So, as I excitedly wrote last October, I picked up quite the collection of Midori Traveler’s Notebooks and accessories when I was in Japan. This required a trip to a branch of Tokyu Hands in each of the cities we visited! But it was definitely worth it, as Tokyu Hands stores are treasure troves of things you never knew you needed…until you see them.
So has my Midori been used?
Oh yes. It’s barely left my hand and has been used more and more as time went on. It’s definitely a personal notebook. Work-related content goes elsewhere – either a large A4 pad or straight into Evernote, depending on where I am and what I’m doing. Everything related to travel, hobbies, list-making and the rest of my personal life now goes straight into my Midori.
I recently “upgraded” it to my main wallet, actually. Every card I use for ID or travel now lives in a model 007 card-holder inside the Midori. A couple of photos above illustrate how they fit in (with post its to cover the crucial details!).
That leaves me with the slimmest of slim Jack Spade wallets in my back pocket, containing just my American Express card, my bank debit card and my passport card.
As I sorted these cards that had been bulking out my wallet, I realised that many of them had been superseded by apps on my iPhone. For example, my Eurostar ‘frequent flyer’ card and a couple of hotel chain loyalty cards. Now shredded, leaving space for other things.
The card holder I bought in Hiroshima holds its contents very snugly too – when I previously did this in a personal-sized Filofax, the cards had a tendency to fly out in a very annoying way. The last thing you need when you’re trying to navigate airport security! The addition of these cards (twelve in total) has added virtually no weight or heft to the Midori – it’s still very portable.
My kraft paper file, contained in the centre of the notebook has become the place to keep paper tickets like printouts for the cinema and gallery exhibits. I tend to print them as soon as I get the email and put them in the Midori for later use. A mini bulldog clip keeps everything in place and I’ve had far, far fewer of those momentary panics of “where are the tickets?!”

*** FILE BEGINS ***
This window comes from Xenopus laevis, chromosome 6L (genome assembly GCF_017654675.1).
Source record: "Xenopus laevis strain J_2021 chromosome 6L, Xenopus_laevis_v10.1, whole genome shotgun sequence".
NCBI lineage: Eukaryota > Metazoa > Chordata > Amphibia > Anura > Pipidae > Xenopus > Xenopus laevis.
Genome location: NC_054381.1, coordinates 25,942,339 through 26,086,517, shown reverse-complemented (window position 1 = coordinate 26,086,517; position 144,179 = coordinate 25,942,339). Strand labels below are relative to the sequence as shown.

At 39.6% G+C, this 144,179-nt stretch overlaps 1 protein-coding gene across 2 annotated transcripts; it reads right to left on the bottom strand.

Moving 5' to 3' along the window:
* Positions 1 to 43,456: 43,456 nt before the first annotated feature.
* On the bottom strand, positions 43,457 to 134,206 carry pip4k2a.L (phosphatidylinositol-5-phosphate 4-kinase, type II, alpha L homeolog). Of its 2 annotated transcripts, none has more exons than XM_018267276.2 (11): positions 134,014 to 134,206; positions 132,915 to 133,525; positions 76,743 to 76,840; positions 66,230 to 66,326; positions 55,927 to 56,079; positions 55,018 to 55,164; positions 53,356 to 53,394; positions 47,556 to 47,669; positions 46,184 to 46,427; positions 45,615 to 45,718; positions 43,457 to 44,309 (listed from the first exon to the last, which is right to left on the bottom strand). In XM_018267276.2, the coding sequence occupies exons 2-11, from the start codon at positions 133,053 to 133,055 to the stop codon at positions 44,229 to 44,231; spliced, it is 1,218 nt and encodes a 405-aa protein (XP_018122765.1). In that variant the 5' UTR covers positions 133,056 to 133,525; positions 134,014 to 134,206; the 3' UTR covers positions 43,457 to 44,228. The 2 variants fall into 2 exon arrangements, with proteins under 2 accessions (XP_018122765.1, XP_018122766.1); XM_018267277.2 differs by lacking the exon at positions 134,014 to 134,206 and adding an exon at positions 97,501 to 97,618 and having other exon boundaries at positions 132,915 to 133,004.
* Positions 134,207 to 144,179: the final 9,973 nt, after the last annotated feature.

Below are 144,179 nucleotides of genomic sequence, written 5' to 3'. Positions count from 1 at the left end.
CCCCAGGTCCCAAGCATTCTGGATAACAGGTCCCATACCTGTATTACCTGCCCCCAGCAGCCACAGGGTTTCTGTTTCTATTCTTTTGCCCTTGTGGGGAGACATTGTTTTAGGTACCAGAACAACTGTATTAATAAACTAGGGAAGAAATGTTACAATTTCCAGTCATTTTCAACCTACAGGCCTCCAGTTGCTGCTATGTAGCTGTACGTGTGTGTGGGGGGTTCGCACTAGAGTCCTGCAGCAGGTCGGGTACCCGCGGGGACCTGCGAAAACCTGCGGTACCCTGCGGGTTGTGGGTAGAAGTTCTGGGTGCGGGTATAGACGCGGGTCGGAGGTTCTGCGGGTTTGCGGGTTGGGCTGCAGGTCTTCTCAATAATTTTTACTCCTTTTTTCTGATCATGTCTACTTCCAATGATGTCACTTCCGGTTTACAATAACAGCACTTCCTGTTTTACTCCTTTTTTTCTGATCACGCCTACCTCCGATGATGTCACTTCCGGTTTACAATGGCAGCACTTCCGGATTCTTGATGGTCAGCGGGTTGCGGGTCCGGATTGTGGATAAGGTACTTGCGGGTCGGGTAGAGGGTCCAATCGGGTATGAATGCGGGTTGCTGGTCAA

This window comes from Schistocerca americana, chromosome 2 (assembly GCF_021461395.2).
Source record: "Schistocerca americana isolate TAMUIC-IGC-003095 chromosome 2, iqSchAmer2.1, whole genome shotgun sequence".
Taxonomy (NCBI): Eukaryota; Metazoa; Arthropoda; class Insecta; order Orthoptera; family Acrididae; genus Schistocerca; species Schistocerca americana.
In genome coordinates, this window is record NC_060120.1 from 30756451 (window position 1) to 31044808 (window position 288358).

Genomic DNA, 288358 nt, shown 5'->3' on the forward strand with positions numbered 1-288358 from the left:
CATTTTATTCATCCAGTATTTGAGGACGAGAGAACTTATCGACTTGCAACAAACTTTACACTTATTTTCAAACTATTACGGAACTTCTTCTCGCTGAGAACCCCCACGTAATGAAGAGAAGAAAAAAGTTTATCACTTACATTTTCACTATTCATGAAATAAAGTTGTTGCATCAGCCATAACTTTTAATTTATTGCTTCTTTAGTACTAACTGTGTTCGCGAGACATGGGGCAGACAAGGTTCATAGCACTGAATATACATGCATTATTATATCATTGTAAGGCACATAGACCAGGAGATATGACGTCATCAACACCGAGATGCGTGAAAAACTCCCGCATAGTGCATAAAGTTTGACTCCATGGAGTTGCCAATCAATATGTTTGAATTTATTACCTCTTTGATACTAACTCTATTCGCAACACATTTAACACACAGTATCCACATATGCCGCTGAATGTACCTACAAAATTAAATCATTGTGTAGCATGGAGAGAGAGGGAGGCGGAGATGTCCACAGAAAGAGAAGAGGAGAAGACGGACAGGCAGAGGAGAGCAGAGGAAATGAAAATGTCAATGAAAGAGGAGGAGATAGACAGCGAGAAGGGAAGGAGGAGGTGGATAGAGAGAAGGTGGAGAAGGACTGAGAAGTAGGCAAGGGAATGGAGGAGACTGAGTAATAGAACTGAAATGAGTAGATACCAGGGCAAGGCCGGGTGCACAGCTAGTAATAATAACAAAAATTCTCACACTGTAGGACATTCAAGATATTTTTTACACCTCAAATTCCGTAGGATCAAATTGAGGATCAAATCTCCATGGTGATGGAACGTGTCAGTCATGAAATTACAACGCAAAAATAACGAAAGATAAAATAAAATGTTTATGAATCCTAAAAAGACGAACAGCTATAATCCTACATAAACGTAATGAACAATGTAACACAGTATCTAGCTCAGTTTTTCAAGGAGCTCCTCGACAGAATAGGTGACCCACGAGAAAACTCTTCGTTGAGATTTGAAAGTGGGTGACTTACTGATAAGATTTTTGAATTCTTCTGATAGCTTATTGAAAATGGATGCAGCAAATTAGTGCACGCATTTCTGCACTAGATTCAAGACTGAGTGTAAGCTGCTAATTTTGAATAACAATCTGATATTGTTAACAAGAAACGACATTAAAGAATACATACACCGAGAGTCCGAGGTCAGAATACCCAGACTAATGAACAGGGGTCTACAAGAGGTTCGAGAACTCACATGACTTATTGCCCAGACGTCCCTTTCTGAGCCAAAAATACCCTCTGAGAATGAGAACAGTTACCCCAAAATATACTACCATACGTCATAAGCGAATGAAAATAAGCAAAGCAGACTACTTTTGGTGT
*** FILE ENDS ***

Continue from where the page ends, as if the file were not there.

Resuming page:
The Midori is a superbly simple, flexible and overall usable little notebook system. I have to say, after less than three months of daily use, it’s the way forward for me. As someone who has spent countless hours lusting after various notebooks and organisers, a stupid amount of money buying them and a head-slapping amount of time abandoning them, the Midori system ticks all my boxes.
So… It means a fond farewell to my remaining Filofaxes. I stumbled across a drawer-full of unused Filofax inserts the other week and so gamely attempted to use my Green A5 Original for work again. It was nice, but insanely heavy compared to my Midori, even my Midori and a large A4 pad. I’m not going to get rid of this, as it’s handy for use at my desk and I’m not keen on wasting all the A5 paper I’ve accumulated.
But my brown Original in personal size is going to be disposed of, along with the unused inserts. It looks gorgeous, but really isn’t for me. The leather is top notch, its design is simple and timeless. But the thing that gets between me and consistent use of personal-sized Filofax is the rings.
I know this is Filofax heresy! But they get in the way of my writing and add weight and bulk I just don’t need. And the A5 models, no matter how hard I work to keep them slim and portable, just end up being a dead loss in my backpack.
So the A5 is going to remain on the shelf in my study, used just for work, while the Personal model is going to find a new home somewhere. Which might be an issue, as I performed some…’surgery’ on the elastic on the inside cover so it could accommodate my iPhone 6s Plus. I’m sure there’s a fellow ‘plusser’ out there who would appreciate this ‘upgrade’, right?
Finally, if you’re interested in learning more about these Traveler’s Notebooks (that’s how the manufacturer spells it), there’s a plethora of resources over at Traveller’s Notebook Times.